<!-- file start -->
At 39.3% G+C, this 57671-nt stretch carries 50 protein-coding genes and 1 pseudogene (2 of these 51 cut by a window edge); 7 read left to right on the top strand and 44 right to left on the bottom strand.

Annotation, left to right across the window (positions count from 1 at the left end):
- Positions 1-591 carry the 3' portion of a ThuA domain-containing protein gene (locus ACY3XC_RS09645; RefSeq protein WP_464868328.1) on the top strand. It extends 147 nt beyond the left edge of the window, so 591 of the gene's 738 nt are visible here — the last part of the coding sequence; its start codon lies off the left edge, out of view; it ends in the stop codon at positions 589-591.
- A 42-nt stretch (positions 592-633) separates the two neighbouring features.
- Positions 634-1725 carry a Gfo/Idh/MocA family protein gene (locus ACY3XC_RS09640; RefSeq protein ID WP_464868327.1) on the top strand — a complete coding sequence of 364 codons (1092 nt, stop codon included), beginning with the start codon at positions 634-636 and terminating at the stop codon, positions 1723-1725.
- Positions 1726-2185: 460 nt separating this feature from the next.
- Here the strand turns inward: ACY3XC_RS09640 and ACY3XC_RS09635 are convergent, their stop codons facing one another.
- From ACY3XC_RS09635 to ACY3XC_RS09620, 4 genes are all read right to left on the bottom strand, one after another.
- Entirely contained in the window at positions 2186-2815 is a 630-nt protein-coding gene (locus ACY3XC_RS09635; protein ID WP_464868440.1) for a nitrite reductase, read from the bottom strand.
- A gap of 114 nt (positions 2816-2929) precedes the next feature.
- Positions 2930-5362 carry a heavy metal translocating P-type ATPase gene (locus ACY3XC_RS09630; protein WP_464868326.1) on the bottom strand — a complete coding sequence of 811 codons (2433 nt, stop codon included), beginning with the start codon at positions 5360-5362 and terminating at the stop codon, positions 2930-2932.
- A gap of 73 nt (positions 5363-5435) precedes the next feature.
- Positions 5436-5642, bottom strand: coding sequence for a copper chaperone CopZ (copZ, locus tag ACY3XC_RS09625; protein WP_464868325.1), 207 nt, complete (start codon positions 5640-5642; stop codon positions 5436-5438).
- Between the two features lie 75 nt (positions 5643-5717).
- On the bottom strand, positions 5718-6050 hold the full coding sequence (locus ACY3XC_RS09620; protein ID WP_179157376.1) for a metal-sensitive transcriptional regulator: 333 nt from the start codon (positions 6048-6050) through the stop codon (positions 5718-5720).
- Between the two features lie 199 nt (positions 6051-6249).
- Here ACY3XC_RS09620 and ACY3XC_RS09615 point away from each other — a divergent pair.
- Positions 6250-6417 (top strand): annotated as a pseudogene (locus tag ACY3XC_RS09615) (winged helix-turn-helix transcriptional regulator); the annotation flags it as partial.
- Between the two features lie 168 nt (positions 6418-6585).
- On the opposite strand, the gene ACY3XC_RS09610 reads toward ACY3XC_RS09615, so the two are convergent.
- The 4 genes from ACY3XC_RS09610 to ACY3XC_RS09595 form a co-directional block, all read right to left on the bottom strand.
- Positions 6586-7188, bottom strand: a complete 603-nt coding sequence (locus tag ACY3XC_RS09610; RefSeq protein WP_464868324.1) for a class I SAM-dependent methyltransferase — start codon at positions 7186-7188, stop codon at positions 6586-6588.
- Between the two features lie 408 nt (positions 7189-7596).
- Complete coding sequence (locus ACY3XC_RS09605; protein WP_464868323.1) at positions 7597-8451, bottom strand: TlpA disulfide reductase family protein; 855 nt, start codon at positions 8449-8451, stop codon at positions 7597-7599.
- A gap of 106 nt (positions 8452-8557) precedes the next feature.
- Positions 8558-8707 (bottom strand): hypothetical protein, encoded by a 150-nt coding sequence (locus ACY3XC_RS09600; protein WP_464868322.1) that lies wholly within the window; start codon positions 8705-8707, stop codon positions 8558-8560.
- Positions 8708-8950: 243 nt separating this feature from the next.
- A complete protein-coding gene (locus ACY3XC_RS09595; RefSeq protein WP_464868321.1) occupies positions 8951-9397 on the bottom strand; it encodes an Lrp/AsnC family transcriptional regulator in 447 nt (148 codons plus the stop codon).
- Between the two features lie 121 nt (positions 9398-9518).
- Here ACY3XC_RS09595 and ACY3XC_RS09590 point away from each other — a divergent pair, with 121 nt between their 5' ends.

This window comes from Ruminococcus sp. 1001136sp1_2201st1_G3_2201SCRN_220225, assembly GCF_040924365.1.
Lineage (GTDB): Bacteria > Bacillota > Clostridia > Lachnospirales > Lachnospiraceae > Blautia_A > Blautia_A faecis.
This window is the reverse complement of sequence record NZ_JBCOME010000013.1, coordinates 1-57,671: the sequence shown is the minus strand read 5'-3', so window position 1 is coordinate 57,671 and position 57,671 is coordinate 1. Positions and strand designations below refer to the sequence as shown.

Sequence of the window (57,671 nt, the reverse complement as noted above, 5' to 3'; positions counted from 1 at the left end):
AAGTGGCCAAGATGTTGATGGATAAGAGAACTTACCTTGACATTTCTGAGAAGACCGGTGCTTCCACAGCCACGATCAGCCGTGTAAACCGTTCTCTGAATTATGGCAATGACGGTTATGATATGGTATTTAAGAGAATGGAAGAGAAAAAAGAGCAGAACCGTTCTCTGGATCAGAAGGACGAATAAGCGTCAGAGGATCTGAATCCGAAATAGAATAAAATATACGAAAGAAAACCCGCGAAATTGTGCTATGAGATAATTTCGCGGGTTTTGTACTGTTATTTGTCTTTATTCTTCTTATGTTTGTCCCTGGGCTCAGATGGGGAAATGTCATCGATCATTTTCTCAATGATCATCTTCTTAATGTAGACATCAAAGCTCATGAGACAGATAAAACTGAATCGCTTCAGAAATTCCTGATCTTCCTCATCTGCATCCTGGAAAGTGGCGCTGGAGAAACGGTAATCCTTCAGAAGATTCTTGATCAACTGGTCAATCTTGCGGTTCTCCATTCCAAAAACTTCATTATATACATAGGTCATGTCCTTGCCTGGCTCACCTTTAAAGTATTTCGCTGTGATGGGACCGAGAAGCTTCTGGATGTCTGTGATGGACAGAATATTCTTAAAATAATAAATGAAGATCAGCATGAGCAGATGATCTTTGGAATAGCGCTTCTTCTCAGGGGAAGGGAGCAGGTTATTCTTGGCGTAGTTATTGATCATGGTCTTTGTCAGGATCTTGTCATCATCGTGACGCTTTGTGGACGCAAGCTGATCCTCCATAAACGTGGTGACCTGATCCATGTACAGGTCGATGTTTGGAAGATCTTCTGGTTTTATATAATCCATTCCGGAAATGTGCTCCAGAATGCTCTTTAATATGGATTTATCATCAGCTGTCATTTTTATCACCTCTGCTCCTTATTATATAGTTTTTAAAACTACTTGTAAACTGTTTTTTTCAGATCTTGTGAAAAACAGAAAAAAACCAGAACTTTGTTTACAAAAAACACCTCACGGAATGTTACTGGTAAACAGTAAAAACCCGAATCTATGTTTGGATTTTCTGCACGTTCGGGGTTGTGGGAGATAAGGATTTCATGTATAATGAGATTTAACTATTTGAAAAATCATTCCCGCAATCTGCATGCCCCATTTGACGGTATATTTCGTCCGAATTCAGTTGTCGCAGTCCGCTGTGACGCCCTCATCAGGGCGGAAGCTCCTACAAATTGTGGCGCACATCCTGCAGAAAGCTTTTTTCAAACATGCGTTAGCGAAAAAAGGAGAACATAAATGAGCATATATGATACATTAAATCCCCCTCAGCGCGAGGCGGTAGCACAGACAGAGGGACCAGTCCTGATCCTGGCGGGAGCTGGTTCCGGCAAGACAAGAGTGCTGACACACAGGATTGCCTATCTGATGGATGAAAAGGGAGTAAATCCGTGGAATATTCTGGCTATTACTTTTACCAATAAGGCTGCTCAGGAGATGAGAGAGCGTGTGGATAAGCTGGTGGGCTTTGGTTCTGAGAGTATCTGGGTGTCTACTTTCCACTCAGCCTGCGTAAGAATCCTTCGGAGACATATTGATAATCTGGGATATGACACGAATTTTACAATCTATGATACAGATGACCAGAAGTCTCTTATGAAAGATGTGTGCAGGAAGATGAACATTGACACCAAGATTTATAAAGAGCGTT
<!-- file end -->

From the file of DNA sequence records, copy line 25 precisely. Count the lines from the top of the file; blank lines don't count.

- A gap of 106 nt (positions 8452-8557) precedes the next feature.